The Clippers Got In Trouble For Continuously Skipping Post Game Interviews To Dance In The Locker Room
Daily News- The L.A. Clippers are having fun these days. They will take a six-game winning streak into Wednesday night’s game at Portland, which means that after each one of those victories the last player in the clubhouse has had to dance in front of the rest of the team.
“Man, I’ve had a lot of like weird teammates in my career and some guys just do the most random stuff. And Paul Pierce is a random guy and he just randomly ... I think the thought just kind of came into his head one day, ‘We should do the Soul Train line,’ and he just started clapping. There you have it. That’s why we do the dance," guard J.J. Redick said Tuesday at practice.
Coach Doc Rivers likes the camaraderie the dancing provides his Clippers (22-13).
“It’s nice when guys do all kinds of quirky things like that,” he said. “They have fun with it. I mean, we had to legislate it a little bit because nobody wanted to do the post-game interviews.”
In Detroit on Dec. 14, first Redick and then Crawford left on-court post-game interviews early so as not to be the last one in the locker room.
“So we kind of got reprimanded,” Rivers said. “Finally, we do something fun and we still get in trouble. It’s just who we are. The league calls and says they’re going to fine guys if they don’t stop (leaving interviews early).
“J.J. was the culprit in the Detroit game when he abruptly ran off the floor. And I don’t blame him because from what everybody says with his dancing, he probably shouldn’t complete the interview."
I feel like this is something Adam Silver needs to hear. I understand the inherent value of postgame interviews. However, if the entire purpose is to entertain the fans then then I can comfortably say the most intrigued I have been while watching one was when J.J. Redick was frantically looking around for his teammates before cutting his answer short and bolting to the locker room. I'm not saying we need to get rid of meaningless postgame interviews where players rarely, if ever, say anything of note. Quite the opposite, in fact. I think that if the NBA wants to make sure the Clippers don't dodge reporters then they have to make sure they have enough reporters to occupy the whole roster. Clearly disrupting the newly formed dancing tradition - that has been working flawlessly- is out of the question. The only answer is to even the playing field. We can't have players getting "penalized" for having a great game and thus being in high demand once the final whistle blows. Interview everyone and that way the player that ends up having to dance in the locker room is actually being punished for something he did wrong; Failing to be politely succinct with the media. The NBA gets more mindless cliches than they ever knew existed, and the average fan - that doesn't give a shit about those cliches - still gets to watch the players race off to the locker room like a bunch of school children trying desperately not to be the rotten egg. It's the best of both worlds!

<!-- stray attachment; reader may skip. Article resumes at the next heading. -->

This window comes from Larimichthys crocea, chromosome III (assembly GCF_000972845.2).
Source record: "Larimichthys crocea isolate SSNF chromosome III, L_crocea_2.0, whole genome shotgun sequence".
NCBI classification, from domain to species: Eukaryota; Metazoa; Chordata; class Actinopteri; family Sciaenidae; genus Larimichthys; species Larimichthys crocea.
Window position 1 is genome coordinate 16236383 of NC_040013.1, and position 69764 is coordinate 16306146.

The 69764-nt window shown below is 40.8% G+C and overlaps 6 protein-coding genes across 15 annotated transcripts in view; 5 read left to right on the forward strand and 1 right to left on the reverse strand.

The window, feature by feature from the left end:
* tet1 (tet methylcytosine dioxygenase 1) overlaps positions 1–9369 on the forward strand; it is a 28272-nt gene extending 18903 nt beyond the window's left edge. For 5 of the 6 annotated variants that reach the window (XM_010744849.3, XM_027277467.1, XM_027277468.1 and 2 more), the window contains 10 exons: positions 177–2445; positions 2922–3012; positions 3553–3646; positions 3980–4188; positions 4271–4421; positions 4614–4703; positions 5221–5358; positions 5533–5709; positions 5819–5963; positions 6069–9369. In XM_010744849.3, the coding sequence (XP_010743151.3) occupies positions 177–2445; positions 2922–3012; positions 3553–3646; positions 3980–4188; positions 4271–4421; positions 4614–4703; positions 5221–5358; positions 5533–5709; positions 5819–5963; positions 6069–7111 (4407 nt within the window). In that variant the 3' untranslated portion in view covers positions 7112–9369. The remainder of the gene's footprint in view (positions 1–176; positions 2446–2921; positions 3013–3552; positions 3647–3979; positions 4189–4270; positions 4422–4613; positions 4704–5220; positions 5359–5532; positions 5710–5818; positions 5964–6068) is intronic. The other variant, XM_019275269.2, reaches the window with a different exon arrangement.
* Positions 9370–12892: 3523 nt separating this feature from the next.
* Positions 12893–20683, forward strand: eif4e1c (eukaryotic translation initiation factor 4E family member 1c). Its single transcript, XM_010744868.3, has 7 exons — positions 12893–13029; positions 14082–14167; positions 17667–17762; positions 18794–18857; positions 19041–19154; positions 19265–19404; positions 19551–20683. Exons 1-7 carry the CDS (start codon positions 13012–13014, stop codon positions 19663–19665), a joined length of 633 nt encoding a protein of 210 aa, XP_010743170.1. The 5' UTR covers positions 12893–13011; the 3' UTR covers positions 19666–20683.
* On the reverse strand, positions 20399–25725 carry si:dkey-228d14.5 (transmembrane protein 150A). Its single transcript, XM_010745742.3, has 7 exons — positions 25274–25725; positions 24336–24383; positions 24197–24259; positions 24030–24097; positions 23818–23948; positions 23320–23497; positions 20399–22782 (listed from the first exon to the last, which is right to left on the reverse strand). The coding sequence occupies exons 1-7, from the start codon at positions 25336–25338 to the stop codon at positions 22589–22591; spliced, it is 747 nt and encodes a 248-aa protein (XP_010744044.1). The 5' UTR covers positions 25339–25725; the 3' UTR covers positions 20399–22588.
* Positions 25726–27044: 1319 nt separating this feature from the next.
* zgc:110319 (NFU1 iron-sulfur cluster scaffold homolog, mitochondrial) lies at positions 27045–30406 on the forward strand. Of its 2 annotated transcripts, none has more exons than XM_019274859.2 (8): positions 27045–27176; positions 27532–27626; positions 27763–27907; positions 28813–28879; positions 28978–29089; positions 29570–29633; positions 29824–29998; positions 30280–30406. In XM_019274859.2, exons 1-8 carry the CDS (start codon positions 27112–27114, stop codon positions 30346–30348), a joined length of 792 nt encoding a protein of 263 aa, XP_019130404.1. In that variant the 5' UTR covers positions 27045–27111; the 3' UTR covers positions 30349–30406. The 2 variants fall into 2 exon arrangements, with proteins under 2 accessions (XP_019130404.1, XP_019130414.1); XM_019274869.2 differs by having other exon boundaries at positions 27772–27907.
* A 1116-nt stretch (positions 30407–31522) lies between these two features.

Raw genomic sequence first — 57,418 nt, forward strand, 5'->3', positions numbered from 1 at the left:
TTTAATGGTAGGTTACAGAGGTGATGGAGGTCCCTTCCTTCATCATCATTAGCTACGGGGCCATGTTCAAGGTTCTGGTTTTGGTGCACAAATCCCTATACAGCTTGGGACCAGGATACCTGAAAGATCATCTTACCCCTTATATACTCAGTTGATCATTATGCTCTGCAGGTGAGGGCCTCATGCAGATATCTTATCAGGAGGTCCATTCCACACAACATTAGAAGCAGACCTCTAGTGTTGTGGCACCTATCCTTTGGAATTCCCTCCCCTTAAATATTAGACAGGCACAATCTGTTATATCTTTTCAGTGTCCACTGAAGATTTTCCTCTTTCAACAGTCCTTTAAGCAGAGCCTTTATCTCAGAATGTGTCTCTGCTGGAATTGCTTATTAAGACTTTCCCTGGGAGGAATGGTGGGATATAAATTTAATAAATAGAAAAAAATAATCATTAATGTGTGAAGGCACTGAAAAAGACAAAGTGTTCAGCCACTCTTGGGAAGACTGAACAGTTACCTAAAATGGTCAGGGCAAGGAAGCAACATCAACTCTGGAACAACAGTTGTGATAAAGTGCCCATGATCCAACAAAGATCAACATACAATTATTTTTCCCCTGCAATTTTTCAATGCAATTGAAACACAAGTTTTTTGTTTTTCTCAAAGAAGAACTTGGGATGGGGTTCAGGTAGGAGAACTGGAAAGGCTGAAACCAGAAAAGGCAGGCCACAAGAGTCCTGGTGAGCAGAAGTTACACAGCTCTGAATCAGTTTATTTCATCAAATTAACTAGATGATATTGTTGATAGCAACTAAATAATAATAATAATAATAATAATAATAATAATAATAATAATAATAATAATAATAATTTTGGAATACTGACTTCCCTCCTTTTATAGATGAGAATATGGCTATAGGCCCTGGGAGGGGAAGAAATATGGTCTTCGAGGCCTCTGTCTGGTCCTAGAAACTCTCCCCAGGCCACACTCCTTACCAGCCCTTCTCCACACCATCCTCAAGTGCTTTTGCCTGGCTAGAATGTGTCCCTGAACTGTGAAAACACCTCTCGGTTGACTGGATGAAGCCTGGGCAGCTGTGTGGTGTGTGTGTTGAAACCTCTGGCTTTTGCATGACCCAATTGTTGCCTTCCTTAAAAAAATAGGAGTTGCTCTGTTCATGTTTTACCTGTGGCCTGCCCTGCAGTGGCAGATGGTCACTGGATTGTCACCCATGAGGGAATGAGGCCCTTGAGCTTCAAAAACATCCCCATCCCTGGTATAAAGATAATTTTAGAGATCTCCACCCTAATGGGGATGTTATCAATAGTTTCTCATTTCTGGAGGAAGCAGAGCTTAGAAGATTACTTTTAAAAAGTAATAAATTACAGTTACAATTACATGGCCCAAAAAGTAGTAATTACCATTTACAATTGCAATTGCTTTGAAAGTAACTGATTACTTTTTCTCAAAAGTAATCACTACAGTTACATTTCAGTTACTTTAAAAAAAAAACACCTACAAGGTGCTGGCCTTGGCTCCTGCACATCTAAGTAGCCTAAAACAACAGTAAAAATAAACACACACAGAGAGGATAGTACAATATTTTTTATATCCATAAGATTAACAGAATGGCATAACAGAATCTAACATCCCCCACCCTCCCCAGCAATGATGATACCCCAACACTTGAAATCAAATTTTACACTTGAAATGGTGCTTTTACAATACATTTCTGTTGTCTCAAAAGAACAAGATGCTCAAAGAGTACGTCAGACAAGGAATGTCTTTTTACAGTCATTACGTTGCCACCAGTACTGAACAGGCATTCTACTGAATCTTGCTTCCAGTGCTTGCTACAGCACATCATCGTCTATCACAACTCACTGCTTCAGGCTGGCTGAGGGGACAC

In all seriousness, it's good to see that the Clippers are having fun again. Not just because it makes for more compelling television or because it's corresponded with a six game winning streak, but because that amusement was missing to start the season. This team looked disjointed and frustrated and it caused many to wonder whether or not Doc Rivers had brought in the right pieces over the offseason. Even in victorious efforts it looked like the Clippers were struggling to find themselves. I don't know if Blake Griffin being out forced this team to come together, instead of getting by largely on his efforts, but they are finally starting to look like the team that won 56 games last year. The team that didn't just win, but enjoyed themselves doing it. It makes sense that a savvy veteran like Paul Pierce is responsible for something as silly as a postgame soul train. That's just the kind of thing cohesive teams - that playing with and for one another - do, and I'll be damned if it's not working on and off the court.